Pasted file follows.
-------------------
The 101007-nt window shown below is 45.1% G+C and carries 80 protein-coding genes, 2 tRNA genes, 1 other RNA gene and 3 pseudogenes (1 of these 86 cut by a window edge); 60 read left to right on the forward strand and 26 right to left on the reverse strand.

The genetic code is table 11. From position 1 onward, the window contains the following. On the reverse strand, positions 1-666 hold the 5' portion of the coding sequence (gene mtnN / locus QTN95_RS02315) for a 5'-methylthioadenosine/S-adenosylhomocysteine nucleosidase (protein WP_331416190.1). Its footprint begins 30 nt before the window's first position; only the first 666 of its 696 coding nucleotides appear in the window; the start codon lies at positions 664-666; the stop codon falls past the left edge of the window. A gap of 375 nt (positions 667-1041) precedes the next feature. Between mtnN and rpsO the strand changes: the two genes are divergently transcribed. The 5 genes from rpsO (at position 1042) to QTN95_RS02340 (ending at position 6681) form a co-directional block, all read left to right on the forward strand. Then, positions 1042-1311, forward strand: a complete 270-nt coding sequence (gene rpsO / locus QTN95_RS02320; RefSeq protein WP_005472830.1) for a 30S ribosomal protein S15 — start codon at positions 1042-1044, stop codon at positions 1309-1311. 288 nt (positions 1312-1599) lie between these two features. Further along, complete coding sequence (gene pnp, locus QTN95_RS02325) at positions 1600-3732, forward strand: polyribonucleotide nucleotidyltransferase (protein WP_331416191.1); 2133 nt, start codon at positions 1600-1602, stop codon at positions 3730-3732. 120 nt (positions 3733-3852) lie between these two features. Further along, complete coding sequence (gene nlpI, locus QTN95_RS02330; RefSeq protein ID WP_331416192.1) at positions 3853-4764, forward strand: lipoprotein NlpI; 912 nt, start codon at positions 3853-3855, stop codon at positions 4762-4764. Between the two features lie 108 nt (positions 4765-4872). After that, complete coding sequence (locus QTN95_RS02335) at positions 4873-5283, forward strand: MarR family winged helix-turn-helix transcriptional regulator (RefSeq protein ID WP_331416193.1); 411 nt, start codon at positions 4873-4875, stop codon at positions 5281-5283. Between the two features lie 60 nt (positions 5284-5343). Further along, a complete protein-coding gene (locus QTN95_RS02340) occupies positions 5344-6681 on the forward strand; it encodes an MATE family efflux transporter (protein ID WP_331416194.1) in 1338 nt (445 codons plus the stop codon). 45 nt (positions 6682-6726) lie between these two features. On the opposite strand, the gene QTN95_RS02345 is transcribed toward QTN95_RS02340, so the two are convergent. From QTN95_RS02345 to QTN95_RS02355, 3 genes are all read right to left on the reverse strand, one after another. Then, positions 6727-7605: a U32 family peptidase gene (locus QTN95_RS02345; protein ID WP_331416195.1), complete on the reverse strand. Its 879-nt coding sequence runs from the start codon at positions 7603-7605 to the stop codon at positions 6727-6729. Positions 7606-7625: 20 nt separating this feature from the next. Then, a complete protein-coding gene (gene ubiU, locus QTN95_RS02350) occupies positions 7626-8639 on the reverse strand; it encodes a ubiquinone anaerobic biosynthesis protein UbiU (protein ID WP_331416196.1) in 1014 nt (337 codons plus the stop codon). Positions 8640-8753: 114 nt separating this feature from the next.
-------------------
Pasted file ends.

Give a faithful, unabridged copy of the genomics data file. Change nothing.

The 101007-nt window shown below is 45.1% G+C and carries 80 protein-coding genes, 2 tRNA genes, 1 other RNA gene and 3 pseudogenes (1 of these 86 cut by a window edge); 60 read left to right on the forward strand and 26 right to left on the reverse strand.

The genetic code is table 11. From position 1 onward, the window contains the following. On the reverse strand, positions 1-666 hold the 5' portion of the coding sequence (gene mtnN / locus QTN95_RS02315) for a 5'-methylthioadenosine/S-adenosylhomocysteine nucleosidase (protein WP_331416190.1). Its footprint begins 30 nt before the window's first position; only the first 666 of its 696 coding nucleotides appear in the window; the start codon lies at positions 664-666; the stop codon falls past the left edge of the window. A gap of 375 nt (positions 667-1041) precedes the next feature. Between mtnN and rpsO the strand changes: the two genes are divergently transcribed. The 5 genes from rpsO (at position 1042) to QTN95_RS02340 (ending at position 6681) form a co-directional block, all read left to right on the forward strand. Then, positions 1042-1311, forward strand: a complete 270-nt coding sequence (gene rpsO / locus QTN95_RS02320; RefSeq protein WP_005472830.1) for a 30S ribosomal protein S15 — start codon at positions 1042-1044, stop codon at positions 1309-1311. 288 nt (positions 1312-1599) lie between these two features. Further along, complete coding sequence (gene pnp, locus QTN95_RS02325) at positions 1600-3732, forward strand: polyribonucleotide nucleotidyltransferase (protein WP_331416191.1); 2133 nt, start codon at positions 1600-1602, stop codon at positions 3730-3732. 120 nt (positions 3733-3852) lie between these two features. Further along, complete coding sequence (gene nlpI, locus QTN95_RS02330; RefSeq protein ID WP_331416192.1) at positions 3853-4764, forward strand: lipoprotein NlpI; 912 nt, start codon at positions 3853-3855, stop codon at positions 4762-4764. Between the two features lie 108 nt (positions 4765-4872). After that, complete coding sequence (locus QTN95_RS02335) at positions 4873-5283, forward strand: MarR family winged helix-turn-helix transcriptional regulator (RefSeq protein ID WP_331416193.1); 411 nt, start codon at positions 4873-4875, stop codon at positions 5281-5283. Between the two features lie 60 nt (positions 5284-5343). Further along, a complete protein-coding gene (locus QTN95_RS02340) occupies positions 5344-6681 on the forward strand; it encodes an MATE family efflux transporter (protein ID WP_331416194.1) in 1338 nt (445 codons plus the stop codon). 45 nt (positions 6682-6726) lie between these two features. On the opposite strand, the gene QTN95_RS02345 is transcribed toward QTN95_RS02340, so the two are convergent. From QTN95_RS02345 to QTN95_RS02355, 3 genes are all read right to left on the reverse strand, one after another. Then, positions 6727-7605: a U32 family peptidase gene (locus QTN95_RS02345; protein ID WP_331416195.1), complete on the reverse strand. Its 879-nt coding sequence runs from the start codon at positions 7603-7605 to the stop codon at positions 6727-6729. Positions 7606-7625: 20 nt separating this feature from the next. Then, a complete protein-coding gene (gene ubiU, locus QTN95_RS02350) occupies positions 7626-8639 on the reverse strand; it encodes a ubiquinone anaerobic biosynthesis protein UbiU (protein ID WP_331416196.1) in 1014 nt (337 codons plus the stop codon). Positions 8640-8753: 114 nt separating this feature from the next.